Despite the political imbalance that has prevailed over the capital city in Burundi (Bujumbura) this past year, we needed and decided to travel to the northern provinces of Kayanza and Ngozi (via Kigali) last week to visit and plan the coming season with our close partners. Burundi might currently be a part of the bottom 10 poorest countries in the world with many corruption issues and a lack of infrastructure, but there is hope and good reasons to continue doing business in Burundi.
Burundi lives through coffee: over 80% of its export revenues come from it. And coffee people like Luis Garcia of Greenco and Ben Carlson of Long Miles Coffee are making significant changes in Burundi's coffee sector - both in how business is conducted with the famers and the strides they're making with quality control. This post is dedicated to their work.
Luis Garcia lived and worked in Switzerland until he moved to Burundi around this time last year. Young, ambitious, and with lots of courage, he went from working in finance and trading commercial coffee to managing 13 washing stations in Burundi. For most, this is an impossible task; for Luis, this is a challenge he accepted fully and is now energetically taking full-on. Last year he entered into a situation full of corruption and quality inconsistency which he is striving to turnaround into a transparent and stable Greenco.
Implementing everything within one year isn’t realistic, but setting accurate goals for every year to come is. From management, to digitizing information about the 41 000+ families that deliver cherries to Greenco's 13 washing stations, to transparent payment systems, and consistent recording of cupping scores, Luis and his team are methodically revising the whole organization. And at the washing station level, the teams are charged with meticulous cherry sorting, introducing new processing techniques (e.g. using cold water to prevent pre-fermentation), revamping facilities (e.g. painting fermentation takes with an epoxy coat), grading parchment at least three times and color sorting prior to milling, and now the team is also UV-light sorting at the mill for defects. We are delighted to see that Greenco and Luis share the same focus on quality as our small scale specialty producers in other origins. Harvest begins very soon.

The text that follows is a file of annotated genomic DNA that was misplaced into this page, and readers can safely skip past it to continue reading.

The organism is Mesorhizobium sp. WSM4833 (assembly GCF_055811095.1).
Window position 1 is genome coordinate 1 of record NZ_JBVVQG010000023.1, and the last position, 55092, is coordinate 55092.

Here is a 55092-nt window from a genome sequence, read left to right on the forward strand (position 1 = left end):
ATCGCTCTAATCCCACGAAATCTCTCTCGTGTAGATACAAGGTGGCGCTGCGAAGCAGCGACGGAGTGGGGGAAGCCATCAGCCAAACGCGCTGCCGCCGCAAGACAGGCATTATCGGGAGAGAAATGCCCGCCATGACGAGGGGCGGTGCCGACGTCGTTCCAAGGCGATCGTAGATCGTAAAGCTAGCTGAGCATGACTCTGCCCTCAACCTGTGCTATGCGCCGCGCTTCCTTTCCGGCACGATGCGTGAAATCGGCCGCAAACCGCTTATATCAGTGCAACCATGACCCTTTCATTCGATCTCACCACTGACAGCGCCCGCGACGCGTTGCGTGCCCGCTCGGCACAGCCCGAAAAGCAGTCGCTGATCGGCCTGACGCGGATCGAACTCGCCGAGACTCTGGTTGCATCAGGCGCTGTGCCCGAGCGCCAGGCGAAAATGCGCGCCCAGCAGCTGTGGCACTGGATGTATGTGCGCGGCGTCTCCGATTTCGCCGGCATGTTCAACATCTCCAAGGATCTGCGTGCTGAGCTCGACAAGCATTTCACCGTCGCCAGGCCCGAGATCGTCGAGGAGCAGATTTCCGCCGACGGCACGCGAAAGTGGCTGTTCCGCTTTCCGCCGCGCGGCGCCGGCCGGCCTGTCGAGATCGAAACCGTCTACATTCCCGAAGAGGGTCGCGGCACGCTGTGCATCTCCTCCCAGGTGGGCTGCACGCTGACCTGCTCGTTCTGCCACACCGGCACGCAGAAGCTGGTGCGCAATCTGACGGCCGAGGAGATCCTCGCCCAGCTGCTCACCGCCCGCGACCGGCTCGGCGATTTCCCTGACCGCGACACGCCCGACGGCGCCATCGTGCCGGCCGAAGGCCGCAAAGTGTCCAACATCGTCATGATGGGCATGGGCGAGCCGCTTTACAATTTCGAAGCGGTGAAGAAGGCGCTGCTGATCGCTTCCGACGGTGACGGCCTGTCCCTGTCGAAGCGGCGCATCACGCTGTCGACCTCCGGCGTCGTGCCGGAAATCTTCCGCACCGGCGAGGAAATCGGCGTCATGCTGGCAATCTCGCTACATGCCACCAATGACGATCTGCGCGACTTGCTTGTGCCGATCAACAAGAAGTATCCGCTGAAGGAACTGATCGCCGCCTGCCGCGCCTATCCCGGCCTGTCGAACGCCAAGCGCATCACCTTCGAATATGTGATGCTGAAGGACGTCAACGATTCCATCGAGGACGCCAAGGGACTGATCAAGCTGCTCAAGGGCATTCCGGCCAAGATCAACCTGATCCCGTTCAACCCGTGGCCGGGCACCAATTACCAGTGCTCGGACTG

Five years ago, the whole Carlson family decided to move to Bujumbura, Burundi to start the Long Miles Coffee Project. Today, they own two beautiful washing stations, where over 3000 neighbouring families deliver their coffee cherries. The relatively smaller scale of this project makes it possible for the LMCP team to focus on details and keep creating solutions as they go. One of their most successful implementations has been in forming 'coffee scout teams' that travel from village to village to teach farmers about best agricultural practices and how to manage the potato defect by picking, by hand, antestia bugs that infect coffee cherries. As well, the LMCP team is uncompromisingly selective about the cherries they accept from their neighbouring farmers, wherein only the ripest are bought. In terms of processing, the team applies different processing methods (fully washed, red honey, natural) to create diversity and exciting flavour profiles. All this is even before the pre-drying, moisture level and water activity readings they take.
Burundi's poverty and sometimes harsh and difficult export environment has been challenging for us since the beginning of our work there in 2012. It's important to acknowledge these realities both in respect to what our suppliers experience and also in being open about the work we are doing there. We keep coming back year-after-year not only because it's a stunningly beautiful country with beautiful coffee, but because we believe in our friends and partners and the amazing work they are doing there.